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Court of Chancery Validates Cure of Defective Corporate Acts Affecting Herman Miller’s Acquisition of DWR

Posted In Case Summaries

Charles Almond Trustee v. Glenhill Advisors LLC, C.A. No. 10477-CB (Del. Ch. Aug. 17, 2018)

Sections 204 and 205 of the DGCL permit corporations to cure and validate defective corporate acts under the right circumstances. This is another decision explaining when the Court will validate an attempted cure under Section 204. The opinion explains, among other things, that there is no set time limit to seek validation of a cure under Section 205. It further explains what sort of defective acts may be addressed in Section 205 proceedings.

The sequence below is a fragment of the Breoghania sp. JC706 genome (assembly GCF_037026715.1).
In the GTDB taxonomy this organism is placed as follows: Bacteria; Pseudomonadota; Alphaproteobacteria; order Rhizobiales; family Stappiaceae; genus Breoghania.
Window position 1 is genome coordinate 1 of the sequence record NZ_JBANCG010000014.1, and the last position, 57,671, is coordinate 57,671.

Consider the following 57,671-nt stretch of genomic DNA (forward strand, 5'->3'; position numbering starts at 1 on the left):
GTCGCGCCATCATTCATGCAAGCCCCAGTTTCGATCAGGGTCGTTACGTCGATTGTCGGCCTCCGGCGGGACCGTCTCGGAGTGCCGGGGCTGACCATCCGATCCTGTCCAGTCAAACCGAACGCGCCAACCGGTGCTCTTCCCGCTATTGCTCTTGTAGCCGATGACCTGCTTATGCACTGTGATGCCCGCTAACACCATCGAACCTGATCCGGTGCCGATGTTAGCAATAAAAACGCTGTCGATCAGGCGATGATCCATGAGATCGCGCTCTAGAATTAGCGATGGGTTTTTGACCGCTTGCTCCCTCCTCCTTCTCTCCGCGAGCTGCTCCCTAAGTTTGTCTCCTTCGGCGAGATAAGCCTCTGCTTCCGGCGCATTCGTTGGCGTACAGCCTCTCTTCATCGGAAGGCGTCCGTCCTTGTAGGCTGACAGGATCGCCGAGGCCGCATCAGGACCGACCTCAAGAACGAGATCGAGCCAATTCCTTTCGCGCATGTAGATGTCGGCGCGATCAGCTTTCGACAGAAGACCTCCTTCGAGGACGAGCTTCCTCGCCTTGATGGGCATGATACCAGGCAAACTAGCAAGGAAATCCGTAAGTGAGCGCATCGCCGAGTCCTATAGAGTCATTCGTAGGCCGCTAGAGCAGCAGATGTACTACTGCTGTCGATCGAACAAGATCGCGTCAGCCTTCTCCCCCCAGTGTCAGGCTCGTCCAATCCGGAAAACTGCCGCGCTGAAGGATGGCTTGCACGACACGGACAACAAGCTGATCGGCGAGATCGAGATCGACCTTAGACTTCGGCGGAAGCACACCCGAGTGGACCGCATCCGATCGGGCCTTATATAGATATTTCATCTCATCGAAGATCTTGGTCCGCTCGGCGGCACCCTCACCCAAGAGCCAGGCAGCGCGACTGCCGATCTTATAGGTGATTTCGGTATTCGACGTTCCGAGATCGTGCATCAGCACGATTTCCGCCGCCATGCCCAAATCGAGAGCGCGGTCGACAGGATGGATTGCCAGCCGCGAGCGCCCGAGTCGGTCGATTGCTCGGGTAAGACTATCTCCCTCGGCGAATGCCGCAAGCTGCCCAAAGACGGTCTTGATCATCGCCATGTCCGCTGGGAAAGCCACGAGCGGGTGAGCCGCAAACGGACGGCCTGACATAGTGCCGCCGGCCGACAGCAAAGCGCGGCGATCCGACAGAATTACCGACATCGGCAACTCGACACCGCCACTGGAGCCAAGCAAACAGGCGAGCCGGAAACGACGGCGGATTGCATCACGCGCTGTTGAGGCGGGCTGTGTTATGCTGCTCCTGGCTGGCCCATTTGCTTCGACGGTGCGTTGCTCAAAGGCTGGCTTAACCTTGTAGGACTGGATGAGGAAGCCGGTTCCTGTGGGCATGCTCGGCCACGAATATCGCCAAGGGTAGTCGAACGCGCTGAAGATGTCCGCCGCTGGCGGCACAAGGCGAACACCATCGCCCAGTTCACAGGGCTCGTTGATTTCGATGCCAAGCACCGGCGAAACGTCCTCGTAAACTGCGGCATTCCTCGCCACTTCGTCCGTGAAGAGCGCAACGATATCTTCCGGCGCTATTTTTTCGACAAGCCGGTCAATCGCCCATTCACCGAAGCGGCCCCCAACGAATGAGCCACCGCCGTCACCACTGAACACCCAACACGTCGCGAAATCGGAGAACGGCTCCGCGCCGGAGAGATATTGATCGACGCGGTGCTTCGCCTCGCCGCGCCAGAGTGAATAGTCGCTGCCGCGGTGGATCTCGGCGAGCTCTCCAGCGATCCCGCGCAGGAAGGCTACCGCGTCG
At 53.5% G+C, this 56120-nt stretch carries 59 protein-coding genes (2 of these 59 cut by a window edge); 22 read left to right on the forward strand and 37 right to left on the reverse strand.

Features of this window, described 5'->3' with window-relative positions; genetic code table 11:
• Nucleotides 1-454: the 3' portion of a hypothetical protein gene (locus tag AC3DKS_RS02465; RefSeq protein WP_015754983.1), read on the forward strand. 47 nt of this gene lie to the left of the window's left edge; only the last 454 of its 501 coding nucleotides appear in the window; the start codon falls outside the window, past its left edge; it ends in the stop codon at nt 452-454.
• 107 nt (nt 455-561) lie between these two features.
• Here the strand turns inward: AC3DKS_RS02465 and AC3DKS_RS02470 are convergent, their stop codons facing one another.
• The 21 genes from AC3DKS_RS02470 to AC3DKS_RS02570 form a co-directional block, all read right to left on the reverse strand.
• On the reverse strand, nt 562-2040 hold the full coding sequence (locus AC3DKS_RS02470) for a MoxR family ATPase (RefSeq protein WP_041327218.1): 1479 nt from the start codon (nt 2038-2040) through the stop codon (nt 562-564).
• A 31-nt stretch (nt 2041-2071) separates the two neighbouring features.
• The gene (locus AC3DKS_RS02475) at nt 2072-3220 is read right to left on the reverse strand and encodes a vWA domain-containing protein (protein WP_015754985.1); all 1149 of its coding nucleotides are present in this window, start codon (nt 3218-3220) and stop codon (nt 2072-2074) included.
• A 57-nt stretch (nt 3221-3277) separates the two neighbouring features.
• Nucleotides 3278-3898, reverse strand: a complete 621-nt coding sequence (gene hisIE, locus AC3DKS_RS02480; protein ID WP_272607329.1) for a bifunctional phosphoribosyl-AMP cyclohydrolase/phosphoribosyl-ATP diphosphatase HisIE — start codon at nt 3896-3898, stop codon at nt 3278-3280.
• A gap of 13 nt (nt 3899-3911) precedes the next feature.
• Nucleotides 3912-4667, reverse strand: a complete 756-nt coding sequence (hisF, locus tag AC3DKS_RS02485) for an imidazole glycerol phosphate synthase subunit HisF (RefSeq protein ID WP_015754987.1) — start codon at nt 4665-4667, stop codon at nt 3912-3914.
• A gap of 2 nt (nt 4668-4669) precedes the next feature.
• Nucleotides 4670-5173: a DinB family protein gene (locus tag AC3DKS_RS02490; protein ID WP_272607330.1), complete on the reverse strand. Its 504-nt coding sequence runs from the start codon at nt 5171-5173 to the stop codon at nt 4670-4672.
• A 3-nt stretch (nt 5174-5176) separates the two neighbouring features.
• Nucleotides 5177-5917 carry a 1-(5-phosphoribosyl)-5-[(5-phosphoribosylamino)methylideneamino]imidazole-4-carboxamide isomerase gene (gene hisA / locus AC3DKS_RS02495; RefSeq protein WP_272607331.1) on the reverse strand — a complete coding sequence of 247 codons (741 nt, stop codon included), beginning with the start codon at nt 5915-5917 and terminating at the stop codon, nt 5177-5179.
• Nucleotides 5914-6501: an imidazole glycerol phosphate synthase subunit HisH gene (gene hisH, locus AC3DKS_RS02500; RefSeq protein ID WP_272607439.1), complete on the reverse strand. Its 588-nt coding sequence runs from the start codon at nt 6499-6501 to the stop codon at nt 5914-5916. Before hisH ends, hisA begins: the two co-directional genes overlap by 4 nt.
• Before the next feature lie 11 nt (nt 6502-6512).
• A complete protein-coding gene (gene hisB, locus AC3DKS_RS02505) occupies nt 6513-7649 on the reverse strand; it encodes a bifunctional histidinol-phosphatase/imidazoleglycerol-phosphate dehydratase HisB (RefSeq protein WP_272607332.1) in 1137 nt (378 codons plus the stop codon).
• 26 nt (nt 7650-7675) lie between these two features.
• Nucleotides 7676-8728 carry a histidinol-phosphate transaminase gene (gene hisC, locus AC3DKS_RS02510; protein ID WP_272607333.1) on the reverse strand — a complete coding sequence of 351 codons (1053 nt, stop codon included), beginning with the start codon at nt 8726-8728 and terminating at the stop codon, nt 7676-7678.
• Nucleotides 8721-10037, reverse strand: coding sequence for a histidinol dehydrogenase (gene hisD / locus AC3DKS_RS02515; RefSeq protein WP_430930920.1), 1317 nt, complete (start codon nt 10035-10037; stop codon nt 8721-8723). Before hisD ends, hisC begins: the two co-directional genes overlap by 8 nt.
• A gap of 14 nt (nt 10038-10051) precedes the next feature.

The opinion also is a good guide to the narrow circumstances where a corporate overpayment claim has a hybrid nature under Gentile v. Rosette—partially derivative and partially direct, and thus capable of surviving a merger that would otherwise eliminate pure derivative standing. That is important as Gentile has been narrowly interpreted in later decisions, including recently by the Delaware Supreme Court in El Paso Pipeline GP Co., L.L.C. v Brinckeroff.  To the extent Gentile is still good law, it only applies where (i) there is a controlling stockholder or control group and (ii) the challenged transaction results in an improper transfer of both economic value and voting power from the minority stockholders to the controller.